United Nations Working Group of Experts on People of African Descent Speaks to the Best Interests of Children of Incarcerated Parents

On Thursday, January 21st, 2016, the US Human Rights Network and the Franklin Law Group, P.C. convened a Civil Society Roundtable with the members of the UN Working Group of Experts on People     of African Descent          (UN WGEPAD) during their first official visit to the United States. This convening provided the opportunity for civil society to spotlight persistent issues of racial        discrimination in the United States,    and engage the Working Group on policy recommendations, and   lift up best practices for   replication at the state, national and international levels.  

 
The Working Group was established in 2002 by the Commission on Human Rights with a mandate to study the problems of racial discrimination faced by people of African descent living in the African Diaspora and make proposals for the elimination of racial discrimination against people of African descent. Its members currently include the following experts who traveled to    the U.S. - Chairperson-­?Rapporteur Ms. Mireille Fanon     Mendes (France), Mr. Sabelo Gumedze (South Africa), and Mr.  Ricardo A. Sunga III (Philippines). During its visit the UN WGEPAD focused on criminal justice issues and its spectrum of sub-­issues, along with economic social and cultural rights. The UN WGEPAD was particularly interested intersectional issues such as race and gender in all of these areas.           

Justice Strategies was honored to be invited to speak to the impact of parental incarceration that more than 2.5 million children must endure because of the United States’ stunted criminal justice policies. Here are Justice Strategies’ written and oral submissions made on January 21st in Baltimore. The oral presentation was limited to two minutes:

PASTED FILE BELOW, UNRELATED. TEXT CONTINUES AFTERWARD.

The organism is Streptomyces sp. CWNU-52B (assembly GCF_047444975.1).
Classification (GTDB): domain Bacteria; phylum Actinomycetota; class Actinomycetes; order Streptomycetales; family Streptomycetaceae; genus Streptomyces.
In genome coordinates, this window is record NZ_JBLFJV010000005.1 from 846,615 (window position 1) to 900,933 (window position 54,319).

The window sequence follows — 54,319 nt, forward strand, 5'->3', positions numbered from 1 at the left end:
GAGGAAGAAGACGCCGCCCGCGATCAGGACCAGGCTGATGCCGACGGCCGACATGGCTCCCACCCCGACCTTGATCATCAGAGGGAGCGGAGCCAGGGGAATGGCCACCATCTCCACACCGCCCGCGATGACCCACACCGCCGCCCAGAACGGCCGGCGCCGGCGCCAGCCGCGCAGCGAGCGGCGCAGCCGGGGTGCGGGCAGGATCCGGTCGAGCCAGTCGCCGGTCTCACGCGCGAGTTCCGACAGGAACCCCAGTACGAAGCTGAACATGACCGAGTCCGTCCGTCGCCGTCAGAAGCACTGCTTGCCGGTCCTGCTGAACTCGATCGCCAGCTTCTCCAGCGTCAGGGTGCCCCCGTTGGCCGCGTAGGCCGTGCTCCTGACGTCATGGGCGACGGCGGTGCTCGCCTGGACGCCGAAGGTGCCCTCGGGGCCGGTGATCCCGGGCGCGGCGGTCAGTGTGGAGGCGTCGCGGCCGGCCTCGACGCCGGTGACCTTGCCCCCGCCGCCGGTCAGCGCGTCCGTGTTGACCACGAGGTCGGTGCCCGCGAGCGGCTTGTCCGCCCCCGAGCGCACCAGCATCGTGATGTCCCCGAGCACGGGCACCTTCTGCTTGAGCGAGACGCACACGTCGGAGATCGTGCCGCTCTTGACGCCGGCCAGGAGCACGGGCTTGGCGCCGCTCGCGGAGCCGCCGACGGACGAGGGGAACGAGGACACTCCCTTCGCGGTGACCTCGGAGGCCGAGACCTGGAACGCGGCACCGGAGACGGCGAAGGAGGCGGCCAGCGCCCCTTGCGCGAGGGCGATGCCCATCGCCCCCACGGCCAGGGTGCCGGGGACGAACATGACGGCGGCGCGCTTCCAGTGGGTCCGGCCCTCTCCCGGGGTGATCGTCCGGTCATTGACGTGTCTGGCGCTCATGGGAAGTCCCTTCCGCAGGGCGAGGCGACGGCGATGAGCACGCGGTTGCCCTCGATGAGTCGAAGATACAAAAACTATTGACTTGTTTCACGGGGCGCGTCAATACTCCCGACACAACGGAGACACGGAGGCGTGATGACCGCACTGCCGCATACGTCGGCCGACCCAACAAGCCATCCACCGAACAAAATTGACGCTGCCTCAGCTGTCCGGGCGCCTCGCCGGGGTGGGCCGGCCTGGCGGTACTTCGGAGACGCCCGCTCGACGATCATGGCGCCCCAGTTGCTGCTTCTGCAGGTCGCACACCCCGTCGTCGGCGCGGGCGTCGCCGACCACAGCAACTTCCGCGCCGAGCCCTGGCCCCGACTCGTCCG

UN WGEPAD – Impact of Parental Incarceration on Children

Baltimore, MD January 21, 2016

 

  • My name is Patricia Allard and I am a Senior Policy Analyst at Justice Strategies.
  • I welcome and thank the delegation for traveling to the US to consider our concerns regarding
  • The over 2.5 million children who experience parental incarceration.
  • Black children are 7.5 times more likely than white children to experience parental incarceration. (See attached fact sheet & executive summary of national report)
  • Research shows us that children who have parents in prison experience both short and long-term trauma.
  • The CERD committee in its concluding observations in 2014 called on the US government to ensure that the impact of incarceration on children is taken into account when sentencing an individual convicted of an offence and promote the use of alternatives to imprisonment. (See attached except of the 2014 Concluding Observations)  
  • Article 12 of the Convention on the Rights of the Child – calls on state parties to ensure that children be heard in any judicial proceedings affecting children. See General Comment 12 of CRC (2009)